5-second summary
  • Leading with compassion can be challenging because managers feel pressure to build a supportive team culture while delivering on challenging business goals – but there are major benefits to this leadership style.
  • Compassionate leadership is especially effective when combined with wisdom – and both take a lot of patience, practice, and perspective to master.
  • Learn the habits of compassionate leadership and try these exercises to put what you’ve learned into practice.

Most modern-day leaders are forced to walk a thin line: innovate abundantly, but keep us in the black. Inspire your people to do good work, but hold them accountable for their individual performance. Foster a culture that attracts talent, but don’t give an inch when it comes to productivity.

Even those who lead with the best of intentions often struggle to strike a balance between the business outcomes they’re responsible for and the reports who depend on their leadership. This dichotomy makes it difficult to translate a genuine desire to be compassionate into an effective approach to management.

It’s not that power makes people want to be less empathetic; it’s that taking on greater responsibilities and pressure can rewire our brains and, through no fault of our own, force us to stop caring about other people as much as we used to. But it does not have to be this way.

Rasmus Hougaard, Jacqueline Carter, and Louise Chester for HBR

The leader’s quest for compassion may be more difficult than ever, given the ever-present volatility, uncertainty, complexity, and ambiguity of the market, plus the toll COVID has taken on the workforce. People in the workplace are struggling now more than ever, and showing compassion while pushing for results and making tough business decisions takes the right mindset and skill set – and a whole lot of practice.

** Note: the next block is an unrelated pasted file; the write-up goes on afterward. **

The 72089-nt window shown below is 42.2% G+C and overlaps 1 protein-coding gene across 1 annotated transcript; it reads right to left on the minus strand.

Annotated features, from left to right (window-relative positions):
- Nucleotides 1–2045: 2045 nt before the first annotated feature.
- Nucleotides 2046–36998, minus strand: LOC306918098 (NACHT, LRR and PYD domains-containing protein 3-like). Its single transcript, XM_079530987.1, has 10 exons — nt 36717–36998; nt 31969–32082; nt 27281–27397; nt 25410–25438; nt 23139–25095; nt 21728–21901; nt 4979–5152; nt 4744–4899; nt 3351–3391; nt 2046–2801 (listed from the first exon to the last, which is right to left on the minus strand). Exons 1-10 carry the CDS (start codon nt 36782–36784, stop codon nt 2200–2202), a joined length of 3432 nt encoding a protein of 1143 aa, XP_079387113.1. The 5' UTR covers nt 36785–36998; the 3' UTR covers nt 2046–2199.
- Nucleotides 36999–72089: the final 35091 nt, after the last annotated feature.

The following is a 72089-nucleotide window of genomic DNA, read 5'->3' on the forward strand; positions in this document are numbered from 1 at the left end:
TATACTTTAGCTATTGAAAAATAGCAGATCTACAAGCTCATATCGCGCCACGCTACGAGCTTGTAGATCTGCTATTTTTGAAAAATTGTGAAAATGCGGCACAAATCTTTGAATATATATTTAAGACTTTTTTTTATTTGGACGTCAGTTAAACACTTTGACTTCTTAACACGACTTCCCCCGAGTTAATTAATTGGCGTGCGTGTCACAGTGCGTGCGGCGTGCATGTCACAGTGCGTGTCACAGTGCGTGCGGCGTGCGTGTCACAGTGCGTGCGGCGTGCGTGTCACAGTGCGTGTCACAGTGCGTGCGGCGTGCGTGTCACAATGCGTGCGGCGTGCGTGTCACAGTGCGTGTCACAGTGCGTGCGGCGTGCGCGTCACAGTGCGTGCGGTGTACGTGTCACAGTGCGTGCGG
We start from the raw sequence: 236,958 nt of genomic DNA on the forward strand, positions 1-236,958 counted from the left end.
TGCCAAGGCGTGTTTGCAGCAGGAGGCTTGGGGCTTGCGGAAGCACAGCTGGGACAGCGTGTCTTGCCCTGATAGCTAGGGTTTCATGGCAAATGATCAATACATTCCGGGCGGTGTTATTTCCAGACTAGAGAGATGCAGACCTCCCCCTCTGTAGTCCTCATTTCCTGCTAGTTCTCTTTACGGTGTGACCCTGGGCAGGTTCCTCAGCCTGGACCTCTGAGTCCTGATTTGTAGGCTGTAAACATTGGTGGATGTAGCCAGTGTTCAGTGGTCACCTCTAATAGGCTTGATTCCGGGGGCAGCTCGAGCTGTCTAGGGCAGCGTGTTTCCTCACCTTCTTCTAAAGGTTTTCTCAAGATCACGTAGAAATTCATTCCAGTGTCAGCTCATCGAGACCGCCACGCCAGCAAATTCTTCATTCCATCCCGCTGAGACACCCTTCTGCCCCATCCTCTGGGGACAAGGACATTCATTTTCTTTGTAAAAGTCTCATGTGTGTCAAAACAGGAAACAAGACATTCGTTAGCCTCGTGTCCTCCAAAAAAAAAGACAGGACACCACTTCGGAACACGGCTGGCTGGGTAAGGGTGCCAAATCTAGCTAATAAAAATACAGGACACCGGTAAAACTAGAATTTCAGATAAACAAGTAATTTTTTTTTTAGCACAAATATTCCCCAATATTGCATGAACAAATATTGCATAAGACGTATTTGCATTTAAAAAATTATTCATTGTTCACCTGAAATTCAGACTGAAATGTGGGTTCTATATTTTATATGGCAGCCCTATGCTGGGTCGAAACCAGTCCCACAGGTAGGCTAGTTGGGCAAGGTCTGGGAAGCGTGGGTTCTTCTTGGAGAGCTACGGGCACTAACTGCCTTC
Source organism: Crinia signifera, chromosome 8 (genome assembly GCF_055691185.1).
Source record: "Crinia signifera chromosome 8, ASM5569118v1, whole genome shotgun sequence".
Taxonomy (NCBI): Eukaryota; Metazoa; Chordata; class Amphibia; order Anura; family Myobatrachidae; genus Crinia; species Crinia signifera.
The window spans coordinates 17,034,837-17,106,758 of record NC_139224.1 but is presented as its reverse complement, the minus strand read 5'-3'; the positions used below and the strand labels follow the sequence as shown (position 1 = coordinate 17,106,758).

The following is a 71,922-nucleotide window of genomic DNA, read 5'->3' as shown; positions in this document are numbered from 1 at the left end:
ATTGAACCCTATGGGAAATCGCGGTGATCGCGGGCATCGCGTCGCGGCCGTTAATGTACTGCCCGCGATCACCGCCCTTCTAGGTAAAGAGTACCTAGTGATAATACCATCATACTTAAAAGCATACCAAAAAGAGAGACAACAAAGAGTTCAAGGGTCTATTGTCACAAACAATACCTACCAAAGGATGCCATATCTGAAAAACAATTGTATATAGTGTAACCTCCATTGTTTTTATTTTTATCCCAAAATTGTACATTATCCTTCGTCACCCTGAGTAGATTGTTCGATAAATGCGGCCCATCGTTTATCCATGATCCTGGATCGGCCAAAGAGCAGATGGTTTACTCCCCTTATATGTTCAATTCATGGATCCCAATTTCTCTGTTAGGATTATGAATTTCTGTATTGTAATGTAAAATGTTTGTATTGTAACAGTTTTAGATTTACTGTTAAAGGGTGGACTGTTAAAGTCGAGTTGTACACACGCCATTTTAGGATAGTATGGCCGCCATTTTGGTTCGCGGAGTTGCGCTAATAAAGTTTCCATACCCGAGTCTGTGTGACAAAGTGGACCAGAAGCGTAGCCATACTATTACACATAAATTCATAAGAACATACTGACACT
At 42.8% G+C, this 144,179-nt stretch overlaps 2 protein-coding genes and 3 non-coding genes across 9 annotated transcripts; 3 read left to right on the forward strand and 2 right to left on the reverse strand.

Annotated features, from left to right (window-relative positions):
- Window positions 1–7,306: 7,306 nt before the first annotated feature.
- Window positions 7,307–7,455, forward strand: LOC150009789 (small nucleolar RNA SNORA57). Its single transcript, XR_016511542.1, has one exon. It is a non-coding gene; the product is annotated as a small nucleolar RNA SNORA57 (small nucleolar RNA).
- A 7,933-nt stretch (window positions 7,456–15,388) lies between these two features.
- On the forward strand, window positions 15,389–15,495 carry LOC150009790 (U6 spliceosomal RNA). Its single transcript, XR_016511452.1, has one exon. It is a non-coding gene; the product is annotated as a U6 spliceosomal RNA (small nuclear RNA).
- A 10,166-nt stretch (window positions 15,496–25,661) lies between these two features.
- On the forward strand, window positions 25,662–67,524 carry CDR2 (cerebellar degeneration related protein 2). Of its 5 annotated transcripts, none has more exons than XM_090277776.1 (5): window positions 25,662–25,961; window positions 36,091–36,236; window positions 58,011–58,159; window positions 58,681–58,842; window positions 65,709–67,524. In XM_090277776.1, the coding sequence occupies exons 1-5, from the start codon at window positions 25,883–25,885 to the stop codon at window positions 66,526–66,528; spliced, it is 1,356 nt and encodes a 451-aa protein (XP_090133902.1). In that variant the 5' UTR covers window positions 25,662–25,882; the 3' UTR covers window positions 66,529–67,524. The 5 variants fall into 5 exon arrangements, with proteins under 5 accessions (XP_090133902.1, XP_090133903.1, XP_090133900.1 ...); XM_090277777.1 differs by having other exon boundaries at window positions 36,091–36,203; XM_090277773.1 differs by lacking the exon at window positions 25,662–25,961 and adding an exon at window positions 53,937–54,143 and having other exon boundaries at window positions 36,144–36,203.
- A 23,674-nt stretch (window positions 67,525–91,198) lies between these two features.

But leaders who put in the work, prioritizing the well-being of their teams and leading with compassion, will be rewarded with better job satisfaction, better relationships with their teammates, and better business outcomes. Add in a healthy dose of wisdom – good judgment rooted in foresightedness – to achieve that coveted balance between getting things done and leading with humanity.

What is compassionate leadership?

The quiet and powerful advantage of mindful leadership

Simply put, compassion comprises empathy (the ability to understand and experience others’ emotions) and an intention to benefit others. While empathy is “to feel with someone,” compassion is “to be there to help.” 

Compassionate leadership begins with a willingness to see and feel what your colleagues might see and feel, and to act on those insights with their best interest in mind – even if it means making a difficult choice. So, compassionate leaders can certainly act as a source of support and inspiration for individuals, but ultimately, a compassionate leader’s allegiance is to the well-being of their team as a whole.

What are the benefits of compassionate leadership?

Compassionate leadership has been shown to have a number of benefits, both for leaders and their teams.

Compassionate leaders are happier at work 

Of course, while some people in positions of authority relish in maintaining a formidable reputation, most want to be perceived as benevolent, inspiring leaders. In that regard, leading with compassion can go far in fostering goodwill between managers and employees – a powerful benefit in itself.